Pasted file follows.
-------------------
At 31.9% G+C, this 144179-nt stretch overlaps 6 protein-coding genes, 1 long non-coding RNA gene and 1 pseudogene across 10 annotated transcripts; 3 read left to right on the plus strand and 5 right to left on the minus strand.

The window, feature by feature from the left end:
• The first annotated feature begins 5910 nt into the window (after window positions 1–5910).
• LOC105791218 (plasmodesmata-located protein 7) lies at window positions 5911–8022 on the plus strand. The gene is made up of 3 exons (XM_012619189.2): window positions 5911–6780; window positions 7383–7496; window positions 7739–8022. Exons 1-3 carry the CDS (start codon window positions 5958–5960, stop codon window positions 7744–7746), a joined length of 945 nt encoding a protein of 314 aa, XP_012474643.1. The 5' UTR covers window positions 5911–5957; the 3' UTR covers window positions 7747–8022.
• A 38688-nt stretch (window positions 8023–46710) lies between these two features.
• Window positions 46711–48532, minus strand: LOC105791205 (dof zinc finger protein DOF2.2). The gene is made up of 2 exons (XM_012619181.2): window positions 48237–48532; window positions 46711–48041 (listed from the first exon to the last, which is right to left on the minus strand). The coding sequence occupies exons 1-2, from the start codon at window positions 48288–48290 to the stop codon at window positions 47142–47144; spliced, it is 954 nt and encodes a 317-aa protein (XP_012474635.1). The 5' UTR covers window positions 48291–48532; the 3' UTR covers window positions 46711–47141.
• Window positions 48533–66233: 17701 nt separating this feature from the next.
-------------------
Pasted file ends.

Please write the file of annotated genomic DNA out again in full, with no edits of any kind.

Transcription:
At 31.9% G+C, this 144179-nt stretch overlaps 6 protein-coding genes, 1 long non-coding RNA gene and 1 pseudogene across 10 annotated transcripts; 3 read left to right on the plus strand and 5 right to left on the minus strand.

The window, feature by feature from the left end:
• The first annotated feature begins 5910 nt into the window (after window positions 1–5910).
• LOC105791218 (plasmodesmata-located protein 7) lies at window positions 5911–8022 on the plus strand. The gene is made up of 3 exons (XM_012619189.2): window positions 5911–6780; window positions 7383–7496; window positions 7739–8022. Exons 1-3 carry the CDS (start codon window positions 5958–5960, stop codon window positions 7744–7746), a joined length of 945 nt encoding a protein of 314 aa, XP_012474643.1. The 5' UTR covers window positions 5911–5957; the 3' UTR covers window positions 7747–8022.
• A 38688-nt stretch (window positions 8023–46710) lies between these two features.
• Window positions 46711–48532, minus strand: LOC105791205 (dof zinc finger protein DOF2.2). The gene is made up of 2 exons (XM_012619181.2): window positions 48237–48532; window positions 46711–48041 (listed from the first exon to the last, which is right to left on the minus strand). The coding sequence occupies exons 1-2, from the start codon at window positions 48288–48290 to the stop codon at window positions 47142–47144; spliced, it is 954 nt and encodes a 317-aa protein (XP_012474635.1). The 5' UTR covers window positions 48291–48532; the 3' UTR covers window positions 46711–47141.
• Window positions 48533–66233: 17701 nt separating this feature from the next.